The other day one of my clients asked, “Why do we need to dwell in the past and talk about how I grew up?” It was a great question and one I have thought a lot about as a therapist, a mother and a follower of Christ. God is the author of our lives, and He allows us to be the co-author of our story. Because we live in a fallen world we accumulate baggage from childhood, relationships, circumstances, trauma and even everyday stresses. I firmly believe that you cannot begin the process of changing your future outcomes until you identify and process (wrestle with) your past.
I spend time with all my clients in understanding more about past life experiences and development. This assists in recognizing predispositions when making current decisions and how you can start to see real change. It is very rewarding for me to have the opportunity to walk along-side people and help them figure out this life we get to live.
Erik Erikson has a model that I often use called the Developmental Life-stages. He examined more than 1,000 families and looked at life from birth to 65 and beyond. His conclusion was segregating the below developmental life-stages broken down into more detail.
Infancy (Birth-18 months)– At this stage, we are completely dependent and helpless. The conflict of this stage is Trust vs. Mistrust.
Early Childhood (18 months-3 years)– At this point, our crisis shifts to Autonomy vs. Shame. This can be a fragile stage, particularly due to our attempt to master skills.
Play Age (3 – 6 years)– Our crisis shifts to Initiative vs. Guilt. While we develop creatively, we also develop cognitively and begin to develop reasoning and morality. Our struggle becomes balancing our curiosity and initiative without feeling too much guilt to progress.
School Age (6-12 years)– This stage of life is all about expansion of one’s social circle and beginning school. Cognitively, we are growing and learning new skills and we are making things, which is why this stage’s crisis is considered Industry vs. Inferiority.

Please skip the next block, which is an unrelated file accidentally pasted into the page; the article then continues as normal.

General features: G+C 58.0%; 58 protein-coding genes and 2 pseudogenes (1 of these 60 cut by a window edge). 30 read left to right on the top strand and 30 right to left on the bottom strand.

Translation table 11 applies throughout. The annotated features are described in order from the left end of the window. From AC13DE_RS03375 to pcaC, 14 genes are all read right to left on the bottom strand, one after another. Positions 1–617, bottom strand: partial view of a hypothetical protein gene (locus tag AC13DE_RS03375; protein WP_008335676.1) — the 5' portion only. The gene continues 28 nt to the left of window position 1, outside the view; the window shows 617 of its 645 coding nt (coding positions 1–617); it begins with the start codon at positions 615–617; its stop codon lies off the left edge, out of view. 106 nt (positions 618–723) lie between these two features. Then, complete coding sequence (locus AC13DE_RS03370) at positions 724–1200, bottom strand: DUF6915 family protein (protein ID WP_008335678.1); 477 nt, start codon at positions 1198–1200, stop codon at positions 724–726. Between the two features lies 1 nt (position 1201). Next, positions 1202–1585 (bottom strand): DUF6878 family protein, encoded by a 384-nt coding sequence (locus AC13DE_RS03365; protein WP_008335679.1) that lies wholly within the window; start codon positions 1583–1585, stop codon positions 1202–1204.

Adolescence (12-18 years)– According to Erikson, this is the first stage in our development that is determined directly by what we do as opposed to what we have had done to us. The crisis in this phase is Identity vs. Role Confusion.
Young Adulthood (18-35 years)– At this stage of psychosocial development, a person begins to search for a partner. The struggle of this stage is Intimacy vs. Isolation. Our most significant relationships are with partners and friends in this stage.
Middle Adulthood (35-55 years)– Erikson believed that much of our lives are spent preparing for this stage. At this stage, work is most crucial to our lives and we tend to be concerned with productivity as well as personal growth. This struggle is known as Generativity vs. Self-absorption.
Late Adulthood (55-death)– This stage is one that Erikson believed was a recovery from middle adulthood. The struggle is Integrity vs. Despair. Generally, a person who can reflect on their life with satisfaction and contentedness will feel integrity, where a person who does not feel accomplished or feel that they have not contributed will feel despair at their own failure.
All of the above life-stages have a defined developmental requirement and each person has to define their own timing and way to cross each threshold with varying difficulties with each. One of the life stages that I deal with most is the adolescence. It can be the most difficult stage to accomplish because asking a pre-teen and teen to develop who they are in the mist of puberty (hormone) changes is extremely difficult. We can conclude from Erikson’s life stages that each stage of our life is vitally important and deepening on what we experience in this life. We cannot greatly affect our psychological/spiritual current outcomes unless we wrestle with and understand the implications of our past life-stage experiences.